Along with juicing and using sunchokes in salads and soups, you can also incorporate them into “meat” balls, vegetable patties or latkes, like in the recipe below. The latkes make perfect non-messy finger foods, and can be used with a variety of dips or spreads.
Vegan & Raw Food Recipes with Parsley
In my blog article, Cultured Foods, I discussed the many benefits of fermented foods. Here is a recipe to start incorporating fermented veggies in your diet. This very satisfying soup is chock full of probiotics, is quite easy to prepare, and keeps well to boot!
This tomato borsch, full of raw goodness, has no rivals among cooked soups. If you’re tired of raw salads, this soup offers a creative way to enjoy your health promoting vegetable juices, your greens and your veggies as never before.
That pulp you saved from making the Holiday Nog will become part of this Sweet Carrot Loaf. If you don’t have the pulp, then just use any ground nuts or seeds that you like.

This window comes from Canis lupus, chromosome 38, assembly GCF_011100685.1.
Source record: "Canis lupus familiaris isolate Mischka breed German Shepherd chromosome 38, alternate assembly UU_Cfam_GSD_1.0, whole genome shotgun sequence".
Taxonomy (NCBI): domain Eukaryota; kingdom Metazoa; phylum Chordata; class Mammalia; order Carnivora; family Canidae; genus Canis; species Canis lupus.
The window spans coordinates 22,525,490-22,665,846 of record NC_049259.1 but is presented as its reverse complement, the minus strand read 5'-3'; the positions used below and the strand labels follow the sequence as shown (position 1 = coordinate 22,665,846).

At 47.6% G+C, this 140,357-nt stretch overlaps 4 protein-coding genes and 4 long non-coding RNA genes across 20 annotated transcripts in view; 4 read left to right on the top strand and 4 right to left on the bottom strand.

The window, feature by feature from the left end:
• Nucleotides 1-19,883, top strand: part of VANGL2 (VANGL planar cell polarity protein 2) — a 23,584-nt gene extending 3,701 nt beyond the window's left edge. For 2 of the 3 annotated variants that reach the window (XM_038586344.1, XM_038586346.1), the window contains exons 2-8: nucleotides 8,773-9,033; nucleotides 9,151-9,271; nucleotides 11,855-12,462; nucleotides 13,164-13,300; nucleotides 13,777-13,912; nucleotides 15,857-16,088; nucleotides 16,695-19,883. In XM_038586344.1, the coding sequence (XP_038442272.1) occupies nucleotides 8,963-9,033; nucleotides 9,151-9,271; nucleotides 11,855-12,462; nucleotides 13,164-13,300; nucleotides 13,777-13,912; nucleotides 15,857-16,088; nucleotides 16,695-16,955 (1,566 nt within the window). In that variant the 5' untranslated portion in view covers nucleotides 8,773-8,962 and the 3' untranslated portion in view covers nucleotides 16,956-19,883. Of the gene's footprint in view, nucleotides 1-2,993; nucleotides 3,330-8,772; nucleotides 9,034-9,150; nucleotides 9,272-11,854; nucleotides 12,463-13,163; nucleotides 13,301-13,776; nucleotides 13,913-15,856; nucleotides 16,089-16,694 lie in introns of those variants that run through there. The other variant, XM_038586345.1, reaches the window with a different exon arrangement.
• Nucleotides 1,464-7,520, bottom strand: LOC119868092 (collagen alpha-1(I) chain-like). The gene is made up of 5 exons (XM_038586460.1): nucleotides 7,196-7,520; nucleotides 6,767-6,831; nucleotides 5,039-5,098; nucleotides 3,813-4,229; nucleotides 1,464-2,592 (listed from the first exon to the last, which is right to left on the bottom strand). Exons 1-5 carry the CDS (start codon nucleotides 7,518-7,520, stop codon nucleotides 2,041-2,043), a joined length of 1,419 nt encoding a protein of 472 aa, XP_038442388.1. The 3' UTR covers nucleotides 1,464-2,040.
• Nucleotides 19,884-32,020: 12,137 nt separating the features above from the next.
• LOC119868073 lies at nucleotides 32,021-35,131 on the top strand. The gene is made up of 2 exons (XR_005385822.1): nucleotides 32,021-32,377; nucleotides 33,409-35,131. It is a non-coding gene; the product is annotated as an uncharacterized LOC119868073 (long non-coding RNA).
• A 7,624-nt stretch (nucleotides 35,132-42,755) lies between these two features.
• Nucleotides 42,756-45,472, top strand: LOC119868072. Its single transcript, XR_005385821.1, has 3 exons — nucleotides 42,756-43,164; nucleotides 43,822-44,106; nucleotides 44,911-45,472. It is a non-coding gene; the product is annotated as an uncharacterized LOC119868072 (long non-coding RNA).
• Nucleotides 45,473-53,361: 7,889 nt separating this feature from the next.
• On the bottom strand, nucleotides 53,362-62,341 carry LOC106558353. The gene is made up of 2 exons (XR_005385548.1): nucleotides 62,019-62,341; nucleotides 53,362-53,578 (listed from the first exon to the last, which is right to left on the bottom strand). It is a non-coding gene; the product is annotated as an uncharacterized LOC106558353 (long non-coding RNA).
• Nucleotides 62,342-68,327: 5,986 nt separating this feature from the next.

Who said that raw foodists don’t eat turkey and stuffing for Thanksgiving? Surely they do. Here’s what you get when you don’t have expectations: the stuffing that won’t cause a post-Thanksgiving meal nap, and the turkey that will make every guest, big and little, smile.
Quinoa is a seed of the Chenopodium Quinoa plant, grown widely in South America. It’s a good source of magnesium, phosphorus, iron and calcium for vegans and vegetarians, and boasts a wide array of essential amino acids.
The ultimate party dish, our raw hummus is made of garbanzo beans, just like the traditional hummus, except the beans are sprouted, and uncooked. Perfect with raw crackers and vegetables crudités.
For those days when fruit alone just won’t cut it and you would like something more grounding and filling for a meal. Raw macadamia nuts turned into “cheese” make a delicious filling for figs, a spread for crackers, or a dip for cut vegetables.
This crunchy salad tastes surprisingly similar to egg and potato salad, but it doesn’t contain either. Sunchokes, which are widely available in the fall and early winter, are a good raw substitute for potatoes, while cashews and turmeric bring the color and texture of eggs to this dish.
The Middle Eastern dip and spread Baba Ghanoush is traditionally made with baked or roasted eggplant, garlic and olive oil. Many countries have their own variations of this dish. Here’s the raw food version, with the eggplant uncooked, of course.